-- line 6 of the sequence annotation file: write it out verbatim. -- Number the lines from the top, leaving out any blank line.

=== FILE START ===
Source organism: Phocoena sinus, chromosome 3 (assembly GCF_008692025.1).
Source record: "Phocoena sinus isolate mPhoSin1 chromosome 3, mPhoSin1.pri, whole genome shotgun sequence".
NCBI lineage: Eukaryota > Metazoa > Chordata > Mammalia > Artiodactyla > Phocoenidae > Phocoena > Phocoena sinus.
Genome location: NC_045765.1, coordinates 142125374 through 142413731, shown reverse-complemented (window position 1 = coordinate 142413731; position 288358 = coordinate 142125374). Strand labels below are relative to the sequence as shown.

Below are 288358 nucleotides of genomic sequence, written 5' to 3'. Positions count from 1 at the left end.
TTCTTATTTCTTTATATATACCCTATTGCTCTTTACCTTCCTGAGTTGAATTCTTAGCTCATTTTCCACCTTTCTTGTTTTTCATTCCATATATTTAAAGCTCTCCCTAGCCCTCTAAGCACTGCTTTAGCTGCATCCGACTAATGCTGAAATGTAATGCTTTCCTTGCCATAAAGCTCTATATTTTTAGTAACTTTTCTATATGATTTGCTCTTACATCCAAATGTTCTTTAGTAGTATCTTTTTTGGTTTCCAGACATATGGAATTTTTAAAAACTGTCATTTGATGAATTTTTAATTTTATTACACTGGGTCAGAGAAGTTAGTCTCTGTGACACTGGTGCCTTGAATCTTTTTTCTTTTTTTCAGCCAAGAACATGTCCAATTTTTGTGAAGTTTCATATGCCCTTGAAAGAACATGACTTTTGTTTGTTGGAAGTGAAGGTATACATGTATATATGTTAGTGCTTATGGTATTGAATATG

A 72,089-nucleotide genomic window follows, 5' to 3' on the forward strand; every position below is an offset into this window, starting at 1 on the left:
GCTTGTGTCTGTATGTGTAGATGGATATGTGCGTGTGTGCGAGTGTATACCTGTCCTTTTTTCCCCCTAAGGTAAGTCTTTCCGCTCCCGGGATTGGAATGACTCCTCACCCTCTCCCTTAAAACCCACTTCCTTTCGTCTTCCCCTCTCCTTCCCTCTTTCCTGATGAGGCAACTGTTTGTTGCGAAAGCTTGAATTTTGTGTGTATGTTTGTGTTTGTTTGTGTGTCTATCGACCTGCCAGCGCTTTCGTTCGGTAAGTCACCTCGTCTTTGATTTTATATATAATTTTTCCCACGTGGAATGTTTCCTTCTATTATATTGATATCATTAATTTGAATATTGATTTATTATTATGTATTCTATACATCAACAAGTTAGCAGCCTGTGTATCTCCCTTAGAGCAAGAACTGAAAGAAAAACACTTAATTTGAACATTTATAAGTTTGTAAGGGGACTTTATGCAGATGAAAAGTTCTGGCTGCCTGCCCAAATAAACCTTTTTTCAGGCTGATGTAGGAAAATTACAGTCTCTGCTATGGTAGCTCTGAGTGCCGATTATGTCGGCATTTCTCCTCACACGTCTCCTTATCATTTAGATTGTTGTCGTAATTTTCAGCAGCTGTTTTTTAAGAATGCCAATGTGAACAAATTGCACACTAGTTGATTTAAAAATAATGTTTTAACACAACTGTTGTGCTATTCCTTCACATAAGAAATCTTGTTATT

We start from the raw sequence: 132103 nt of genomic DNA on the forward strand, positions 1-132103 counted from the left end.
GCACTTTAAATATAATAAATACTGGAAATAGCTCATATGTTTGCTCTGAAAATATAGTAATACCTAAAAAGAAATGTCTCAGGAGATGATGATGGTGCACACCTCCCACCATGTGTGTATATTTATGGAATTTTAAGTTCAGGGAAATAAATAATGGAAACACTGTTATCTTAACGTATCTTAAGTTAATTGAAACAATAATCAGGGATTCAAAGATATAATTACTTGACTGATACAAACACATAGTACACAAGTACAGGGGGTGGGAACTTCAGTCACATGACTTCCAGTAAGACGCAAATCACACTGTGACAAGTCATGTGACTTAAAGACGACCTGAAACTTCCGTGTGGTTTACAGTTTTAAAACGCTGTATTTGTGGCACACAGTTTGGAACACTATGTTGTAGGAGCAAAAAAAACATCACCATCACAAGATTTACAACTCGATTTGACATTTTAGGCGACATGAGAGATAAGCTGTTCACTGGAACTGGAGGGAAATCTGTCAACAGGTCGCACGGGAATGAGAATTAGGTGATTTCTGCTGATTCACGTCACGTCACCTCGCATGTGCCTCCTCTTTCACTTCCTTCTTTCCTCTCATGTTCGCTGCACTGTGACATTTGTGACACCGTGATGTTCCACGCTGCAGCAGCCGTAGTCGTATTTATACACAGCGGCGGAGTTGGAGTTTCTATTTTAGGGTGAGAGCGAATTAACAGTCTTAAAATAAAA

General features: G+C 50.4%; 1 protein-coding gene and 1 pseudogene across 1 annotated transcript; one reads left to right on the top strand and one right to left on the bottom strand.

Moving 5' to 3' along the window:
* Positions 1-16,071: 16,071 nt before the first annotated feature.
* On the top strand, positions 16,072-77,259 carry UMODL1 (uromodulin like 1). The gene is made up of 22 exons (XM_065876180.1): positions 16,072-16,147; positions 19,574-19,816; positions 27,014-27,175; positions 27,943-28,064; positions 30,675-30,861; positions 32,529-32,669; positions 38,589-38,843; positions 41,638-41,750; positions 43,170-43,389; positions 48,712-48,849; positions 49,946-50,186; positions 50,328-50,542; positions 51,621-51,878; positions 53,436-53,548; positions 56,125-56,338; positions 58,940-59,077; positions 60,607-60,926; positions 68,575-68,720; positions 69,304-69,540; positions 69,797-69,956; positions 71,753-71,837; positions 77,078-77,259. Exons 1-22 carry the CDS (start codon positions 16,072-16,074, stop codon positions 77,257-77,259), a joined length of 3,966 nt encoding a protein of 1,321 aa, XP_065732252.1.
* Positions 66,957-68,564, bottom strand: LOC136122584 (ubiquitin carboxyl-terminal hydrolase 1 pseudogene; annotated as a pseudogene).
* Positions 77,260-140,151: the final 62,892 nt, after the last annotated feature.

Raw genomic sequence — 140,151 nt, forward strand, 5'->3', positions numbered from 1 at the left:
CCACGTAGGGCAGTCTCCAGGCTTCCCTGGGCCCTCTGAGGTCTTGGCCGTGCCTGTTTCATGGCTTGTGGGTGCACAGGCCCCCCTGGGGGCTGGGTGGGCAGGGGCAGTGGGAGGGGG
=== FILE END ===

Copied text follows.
TTCTTATTTCTTTATATATACCCTATTGCTCTTTACCTTCCTGAGTTGAATTCTTAGCTCATTTTCCACCTTTCTTGTTTTTCATTCCATATATTTAAAGCTCTCCCTAGCCCTCTAAGCACTGCTTTAGCTGCATCCGACTAATGCTGAAATGTAATGCTTTCCTTGCCATAAAGCTCTATATTTTTAGTAACTTTTCTATATGATTTGCTCTTACATCCAAATGTTCTTTAGTAGTATCTTTTTTGGTTTCCAGACATATGGAATTTTTAAAAACTGTCATTTGATGAATTTTTAATTTTATTACACTGGGTCAGAGAAGTTAGTCTCTGTGACACTGGTGCCTTGAATCTTTTTTCTTTTTTTCAGCCAAGAACATGTCCAATTTTTGTGAAGTTTCATATGCCCTTGAAAGAACATGACTTTTGTTTGTTGGAAGTGAAGGTATACATGTATATATGTTAGTGCTTATGGTATTGAATATG